Home home home came the wee bear (sing in baby bears voice)

“Who’s  been eating my porridge,” said the Papa bear,  UGH UGH (papa bear voice)
“Who’s been eating my porridge,” said the Mama bear, Woo Woo (mama bears voice)
“Hey, Mama Three Bear, don’t forget the wee bear”,
“Somebody’s broken my chair.”

YEAH !! (baby bears voice)

“Whose been sitting in my chair,” said the Papa bear, UGH UGH.
“Whose  been sitting in my chair,” said the Mama bear, WOO WOO
“Hey, Mama Three Bear, don’t forget the wee bear”,
“Somebody’s broken my chair.”

YEAH !!

“Whose been sleeping in my bed,” said the Papa bear, UGH UGH
“Whose been sleeping in my bed,” said the Mama bear, WOO WOO.
“Hey, Mama Three Bear, don’t forget the wee bear”
“Somebody’s broken my chair.”

YEAH!!

Goldilocks woke up and broke up the party.
“Bye, bye, bye, bye, bye, bye, bye,” said the Papa bear, UGH UGH
(wave hand)
“Bye, bye, bye, bye, bye, bye, bye, ” said the Mama bear, WOO WOO
(wave other hand)
“Hey, Mama Three Bear, don’t forget the wee bear”,
“Bye, bye, bye, bye, bye, bye, bye.”

(wave both hands)

YEAH!!

This is a great echo song for young children, for the purposes of teaching pitch the teacher can alter the pitch of the “Hoo Hoo” for the children to echo back the correct pitch.  Remember children learn to sing in tune when they can aurally learn the pitch and sing it back.  Make sure you don’t sing the echo part as the childrens voices will hide behind your own voice and defeats the whole purpose.

Song: Theres a big bear living on a big high hill

Sticks and tap a beat

Theres a big bear living on a big high hill I wonder who it can be

There a big bear living on a big high hill who always answers me

Hoo Hoo (hoo Hoo)

Hoo Hoo (hoo Hoo)

 I wonder who it can be

Repeat singing in different registers and different dynamics

You can watch how it is sung HERE

Well I hope you can use these ideas in your classroom.  Happy Music making

Cheers. Lola


My 3 favourite songs to teach

In my opinion the best songs to teach music are always the fun songs.  Subtly teaching children how to sing melodies and using their voice as an instrument in fundamental in learning music.  When teaching preschoolers the nuances of pitch, rhythm, dynamics and pitch the easiest and most effective is songs with simple melodies and body movement.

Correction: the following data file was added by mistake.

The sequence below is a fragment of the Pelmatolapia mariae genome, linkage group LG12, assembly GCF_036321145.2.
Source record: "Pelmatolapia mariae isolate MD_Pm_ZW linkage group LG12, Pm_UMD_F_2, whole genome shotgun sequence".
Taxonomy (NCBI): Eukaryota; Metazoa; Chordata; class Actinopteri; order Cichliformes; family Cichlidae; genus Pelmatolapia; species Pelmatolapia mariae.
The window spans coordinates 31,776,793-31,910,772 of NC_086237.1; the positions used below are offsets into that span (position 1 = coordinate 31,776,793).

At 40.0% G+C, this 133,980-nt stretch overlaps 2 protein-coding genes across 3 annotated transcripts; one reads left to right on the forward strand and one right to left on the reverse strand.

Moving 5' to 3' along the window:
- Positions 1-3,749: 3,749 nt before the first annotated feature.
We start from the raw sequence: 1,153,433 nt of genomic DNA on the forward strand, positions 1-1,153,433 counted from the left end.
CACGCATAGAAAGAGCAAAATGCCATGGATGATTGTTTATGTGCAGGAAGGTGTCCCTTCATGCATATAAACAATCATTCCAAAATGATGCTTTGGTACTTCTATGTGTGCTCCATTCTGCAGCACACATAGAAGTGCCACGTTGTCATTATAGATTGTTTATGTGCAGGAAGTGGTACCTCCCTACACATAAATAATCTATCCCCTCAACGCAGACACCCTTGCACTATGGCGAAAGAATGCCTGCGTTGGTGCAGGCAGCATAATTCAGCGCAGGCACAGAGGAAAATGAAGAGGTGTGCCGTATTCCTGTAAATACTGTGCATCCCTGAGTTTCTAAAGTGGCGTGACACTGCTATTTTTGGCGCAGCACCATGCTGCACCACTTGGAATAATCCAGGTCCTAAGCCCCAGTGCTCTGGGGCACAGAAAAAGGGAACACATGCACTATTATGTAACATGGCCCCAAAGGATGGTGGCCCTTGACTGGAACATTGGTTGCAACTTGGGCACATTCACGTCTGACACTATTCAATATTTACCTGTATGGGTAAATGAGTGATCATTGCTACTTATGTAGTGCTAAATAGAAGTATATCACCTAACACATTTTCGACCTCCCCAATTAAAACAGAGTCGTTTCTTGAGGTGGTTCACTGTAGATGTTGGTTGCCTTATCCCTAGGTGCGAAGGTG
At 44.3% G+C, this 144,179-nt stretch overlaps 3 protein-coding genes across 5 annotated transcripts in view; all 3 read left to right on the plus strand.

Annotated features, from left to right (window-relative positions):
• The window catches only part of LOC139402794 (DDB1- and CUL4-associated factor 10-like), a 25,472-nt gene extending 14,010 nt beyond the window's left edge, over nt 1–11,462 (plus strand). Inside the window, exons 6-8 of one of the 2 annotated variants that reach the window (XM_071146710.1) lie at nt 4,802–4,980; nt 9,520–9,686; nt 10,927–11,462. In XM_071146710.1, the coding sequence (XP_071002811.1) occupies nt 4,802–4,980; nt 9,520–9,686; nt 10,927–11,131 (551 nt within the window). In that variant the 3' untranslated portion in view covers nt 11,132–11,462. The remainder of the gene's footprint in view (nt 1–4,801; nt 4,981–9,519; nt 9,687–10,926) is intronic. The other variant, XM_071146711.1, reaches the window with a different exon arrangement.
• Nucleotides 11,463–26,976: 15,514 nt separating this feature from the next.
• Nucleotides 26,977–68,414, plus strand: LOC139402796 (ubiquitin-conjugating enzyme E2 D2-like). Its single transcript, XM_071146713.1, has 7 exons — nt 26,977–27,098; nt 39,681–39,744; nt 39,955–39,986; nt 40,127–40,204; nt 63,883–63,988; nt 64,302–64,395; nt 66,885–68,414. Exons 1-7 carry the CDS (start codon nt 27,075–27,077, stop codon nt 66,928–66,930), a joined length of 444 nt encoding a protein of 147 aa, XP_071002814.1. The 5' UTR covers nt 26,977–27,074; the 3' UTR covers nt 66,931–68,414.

My three favourite songs to teach children always bring a smile to childrens faces and most of the time the adults too!

Here are my 3 fav’s.

Paki Paki.

This is a Maori song and completely not in English and yet it is so so easy to learn.  I always start by showing the children all the different movements we are going to do and the corresponding word for that movement.

Paki Paki = Clap Clap

Kani Kani = dance

Huri huri = turn around

E Peke = jump

Hula = hula movement

Haka = haka movement

paki, paki, paki, paki tamariki ma
paki, paki, paki, paki tamariki ma

Kani, Kani, Kani, Kani tamariki ma
Kani, kani, kani, kani tamariki ma

Huri, huri, huri, huri tamariki ma
Huri, huri, huri, huri tamariki ma

E peke, e peke tamariki ma
E peke, e peke tamiriki ma

Hula, hula, hula, hula tamariki ma
Hula, hula, hula, hula tamiriki ma

E haka, E haka tamiriki ma
E haka, e haka tamiriki ma

Here is a link of me singing with my little kiddies, such a fun song!

Paki Paki

Oma Rapeti
Another Maori song about a little rabbit.
Oma Rapeti
Oma Rapeti
Oma Oma Oma
Oma Rapeti Oma Rapeti
Oma Oma Oma
Piko, piko, piko, piko,
piko, piko, piko
toro piko
Toro, toro, toro, toro,
Toro, toro, toro
Piko, toro

The hand actions can be seen in my youtube video
Heres the link for you to listen to Oma Rapeti

and my all time fav children’s song is Inanay, an Aboriginal lullaby.

Inanay Gupa wana (clap hands to the beat)
Inanay Gup wana
Ay ay ay oola
oola ay oola ay
Yippee yay yippee yay
Goo wanna Goo wanna (raise hands above head and clap semi quavers)
goo wanna goo wanna
goo wanna

Choo (spray fingers out towards child)

I have a link of me singing this song as well!
here it is Inanay

Theses 3 songs have all the elements of simple melodic tunes, repetition and easy hand and body actions for children to copy. I hope you enjoy singing them with your students

Happy Music making
Lola

 


3 Ideas to keep the beat

I attended my childrens school concert a few nights ago, which was very entertaining and adorable.  Each grade got to perform a dance and was very creative.  But the music teacher in me noticed how many children couldn’t find the beat and missed their cue with the dance steps.

To keep the beat, seems such an easy thing to do but really it is a skill that needs to be ingrained from an early age.  Here are some ideas and songs that may help you help your child.

Tideo